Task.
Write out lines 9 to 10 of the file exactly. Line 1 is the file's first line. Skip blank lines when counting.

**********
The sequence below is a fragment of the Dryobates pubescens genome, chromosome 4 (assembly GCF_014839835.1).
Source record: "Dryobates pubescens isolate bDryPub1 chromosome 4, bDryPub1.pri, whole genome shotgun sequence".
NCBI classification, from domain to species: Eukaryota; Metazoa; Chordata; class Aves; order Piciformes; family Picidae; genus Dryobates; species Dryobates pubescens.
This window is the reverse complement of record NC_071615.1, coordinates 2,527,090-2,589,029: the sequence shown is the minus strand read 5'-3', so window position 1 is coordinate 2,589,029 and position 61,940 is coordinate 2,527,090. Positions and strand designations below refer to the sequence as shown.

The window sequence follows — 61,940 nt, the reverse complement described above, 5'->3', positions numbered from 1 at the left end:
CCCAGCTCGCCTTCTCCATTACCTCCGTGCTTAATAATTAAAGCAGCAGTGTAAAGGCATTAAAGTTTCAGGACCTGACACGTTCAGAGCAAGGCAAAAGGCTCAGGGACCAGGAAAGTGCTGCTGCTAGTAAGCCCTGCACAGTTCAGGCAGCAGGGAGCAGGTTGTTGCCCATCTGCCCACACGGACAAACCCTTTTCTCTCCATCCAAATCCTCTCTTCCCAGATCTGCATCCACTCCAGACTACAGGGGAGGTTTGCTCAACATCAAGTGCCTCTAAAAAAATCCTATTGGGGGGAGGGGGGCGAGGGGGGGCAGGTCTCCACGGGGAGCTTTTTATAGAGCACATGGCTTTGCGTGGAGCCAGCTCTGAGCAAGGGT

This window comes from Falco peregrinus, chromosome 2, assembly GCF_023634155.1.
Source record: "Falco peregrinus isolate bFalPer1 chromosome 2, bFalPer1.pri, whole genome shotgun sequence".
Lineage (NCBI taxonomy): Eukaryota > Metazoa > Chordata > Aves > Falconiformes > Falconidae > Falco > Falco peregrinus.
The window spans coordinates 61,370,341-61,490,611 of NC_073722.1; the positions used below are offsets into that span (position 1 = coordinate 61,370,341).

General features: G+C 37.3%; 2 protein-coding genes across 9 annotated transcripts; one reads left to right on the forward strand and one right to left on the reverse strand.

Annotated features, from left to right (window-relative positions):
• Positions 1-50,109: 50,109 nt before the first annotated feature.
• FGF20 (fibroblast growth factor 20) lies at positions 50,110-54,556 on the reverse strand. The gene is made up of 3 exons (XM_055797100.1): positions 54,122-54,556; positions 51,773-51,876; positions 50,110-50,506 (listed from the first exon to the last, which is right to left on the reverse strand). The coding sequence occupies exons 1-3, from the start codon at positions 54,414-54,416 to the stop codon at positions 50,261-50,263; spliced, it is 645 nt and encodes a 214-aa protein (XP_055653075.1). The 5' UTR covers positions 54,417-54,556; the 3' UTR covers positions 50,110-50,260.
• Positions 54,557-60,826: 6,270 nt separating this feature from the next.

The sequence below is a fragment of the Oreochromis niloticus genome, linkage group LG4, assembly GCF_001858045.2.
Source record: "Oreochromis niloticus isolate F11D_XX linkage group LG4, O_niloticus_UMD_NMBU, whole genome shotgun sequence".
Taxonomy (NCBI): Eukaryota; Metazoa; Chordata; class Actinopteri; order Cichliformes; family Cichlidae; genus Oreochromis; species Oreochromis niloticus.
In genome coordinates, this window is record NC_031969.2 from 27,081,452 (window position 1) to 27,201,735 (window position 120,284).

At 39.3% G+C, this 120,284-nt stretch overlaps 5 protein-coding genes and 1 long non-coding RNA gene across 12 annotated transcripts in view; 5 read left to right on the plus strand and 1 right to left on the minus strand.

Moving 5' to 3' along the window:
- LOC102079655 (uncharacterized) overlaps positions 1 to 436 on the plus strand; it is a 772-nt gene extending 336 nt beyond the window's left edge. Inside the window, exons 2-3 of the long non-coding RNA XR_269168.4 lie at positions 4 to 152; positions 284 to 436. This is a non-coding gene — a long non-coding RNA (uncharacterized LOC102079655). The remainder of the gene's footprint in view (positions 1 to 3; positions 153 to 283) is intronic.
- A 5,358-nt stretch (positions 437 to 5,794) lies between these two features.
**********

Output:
Lineage (NCBI taxonomy): Eukaryota > Metazoa > Chordata > Aves > Falconiformes > Falconidae > Falco > Falco peregrinus.
The window spans coordinates 61,370,341-61,490,611 of NC_073722.1; the positions used below are offsets into that span (position 1 = coordinate 61,370,341).